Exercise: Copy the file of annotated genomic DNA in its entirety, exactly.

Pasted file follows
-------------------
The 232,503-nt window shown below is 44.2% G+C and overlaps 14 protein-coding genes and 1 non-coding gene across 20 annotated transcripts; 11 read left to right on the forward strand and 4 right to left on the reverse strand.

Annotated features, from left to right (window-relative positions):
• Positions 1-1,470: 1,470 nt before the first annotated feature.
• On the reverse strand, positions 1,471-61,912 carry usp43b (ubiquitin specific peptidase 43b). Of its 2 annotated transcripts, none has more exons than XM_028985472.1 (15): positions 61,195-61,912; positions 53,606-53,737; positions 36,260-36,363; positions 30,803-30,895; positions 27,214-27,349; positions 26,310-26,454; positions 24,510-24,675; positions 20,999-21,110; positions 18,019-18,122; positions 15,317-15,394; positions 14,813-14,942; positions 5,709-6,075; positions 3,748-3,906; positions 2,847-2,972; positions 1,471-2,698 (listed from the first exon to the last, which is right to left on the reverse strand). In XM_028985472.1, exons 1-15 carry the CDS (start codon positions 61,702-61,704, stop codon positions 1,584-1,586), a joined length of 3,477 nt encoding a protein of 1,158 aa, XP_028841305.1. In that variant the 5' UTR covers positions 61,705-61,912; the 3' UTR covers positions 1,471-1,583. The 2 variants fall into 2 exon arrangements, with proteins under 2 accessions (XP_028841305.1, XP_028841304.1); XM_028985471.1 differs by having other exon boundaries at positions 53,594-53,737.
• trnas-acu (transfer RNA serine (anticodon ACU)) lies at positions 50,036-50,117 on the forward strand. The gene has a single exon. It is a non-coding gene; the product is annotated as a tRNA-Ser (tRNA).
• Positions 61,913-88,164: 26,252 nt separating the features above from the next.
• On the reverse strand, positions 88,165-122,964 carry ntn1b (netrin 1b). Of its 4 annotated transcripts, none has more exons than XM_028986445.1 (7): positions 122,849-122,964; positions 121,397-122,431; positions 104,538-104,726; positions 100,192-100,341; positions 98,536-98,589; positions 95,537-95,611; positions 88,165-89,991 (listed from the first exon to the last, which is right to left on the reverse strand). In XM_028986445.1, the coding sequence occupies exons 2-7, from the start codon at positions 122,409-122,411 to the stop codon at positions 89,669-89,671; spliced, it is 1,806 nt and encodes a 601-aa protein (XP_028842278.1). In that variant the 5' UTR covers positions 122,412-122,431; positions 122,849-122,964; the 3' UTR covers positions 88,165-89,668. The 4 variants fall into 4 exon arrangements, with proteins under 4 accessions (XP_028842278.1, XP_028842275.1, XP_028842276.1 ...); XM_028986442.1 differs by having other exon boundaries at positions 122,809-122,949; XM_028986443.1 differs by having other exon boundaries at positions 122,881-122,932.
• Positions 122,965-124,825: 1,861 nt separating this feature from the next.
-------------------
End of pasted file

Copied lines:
The 232,503-nt window shown below is 44.2% G+C and overlaps 14 protein-coding genes and 1 non-coding gene across 20 annotated transcripts; 11 read left to right on the forward strand and 4 right to left on the reverse strand.

Annotated features, from left to right (window-relative positions):
• Positions 1-1,470: 1,470 nt before the first annotated feature.
• On the reverse strand, positions 1,471-61,912 carry usp43b (ubiquitin specific peptidase 43b). Of its 2 annotated transcripts, none has more exons than XM_028985472.1 (15): positions 61,195-61,912; positions 53,606-53,737; positions 36,260-36,363; positions 30,803-30,895; positions 27,214-27,349; positions 26,310-26,454; positions 24,510-24,675; positions 20,999-21,110; positions 18,019-18,122; positions 15,317-15,394; positions 14,813-14,942; positions 5,709-6,075; positions 3,748-3,906; positions 2,847-2,972; positions 1,471-2,698 (listed from the first exon to the last, which is right to left on the reverse strand). In XM_028985472.1, exons 1-15 carry the CDS (start codon positions 61,702-61,704, stop codon positions 1,584-1,586), a joined length of 3,477 nt encoding a protein of 1,158 aa, XP_028841305.1. In that variant the 5' UTR covers positions 61,705-61,912; the 3' UTR covers positions 1,471-1,583. The 2 variants fall into 2 exon arrangements, with proteins under 2 accessions (XP_028841305.1, XP_028841304.1); XM_028985471.1 differs by having other exon boundaries at positions 53,594-53,737.
• trnas-acu (transfer RNA serine (anticodon ACU)) lies at positions 50,036-50,117 on the forward strand. The gene has a single exon. It is a non-coding gene; the product is annotated as a tRNA-Ser (tRNA).
• Positions 61,913-88,164: 26,252 nt separating the features above from the next.
• On the reverse strand, positions 88,165-122,964 carry ntn1b (netrin 1b). Of its 4 annotated transcripts, none has more exons than XM_028986445.1 (7): positions 122,849-122,964; positions 121,397-122,431; positions 104,538-104,726; positions 100,192-100,341; positions 98,536-98,589; positions 95,537-95,611; positions 88,165-89,991 (listed from the first exon to the last, which is right to left on the reverse strand). In XM_028986445.1, the coding sequence occupies exons 2-7, from the start codon at positions 122,409-122,411 to the stop codon at positions 89,669-89,671; spliced, it is 1,806 nt and encodes a 601-aa protein (XP_028842278.1). In that variant the 5' UTR covers positions 122,412-122,431; positions 122,849-122,964; the 3' UTR covers positions 88,165-89,668. The 4 variants fall into 4 exon arrangements, with proteins under 4 accessions (XP_028842278.1, XP_028842275.1, XP_028842276.1 ...); XM_028986442.1 differs by having other exon boundaries at positions 122,809-122,949; XM_028986443.1 differs by having other exon boundaries at positions 122,881-122,932.
• Positions 122,965-124,825: 1,861 nt separating this feature from the next.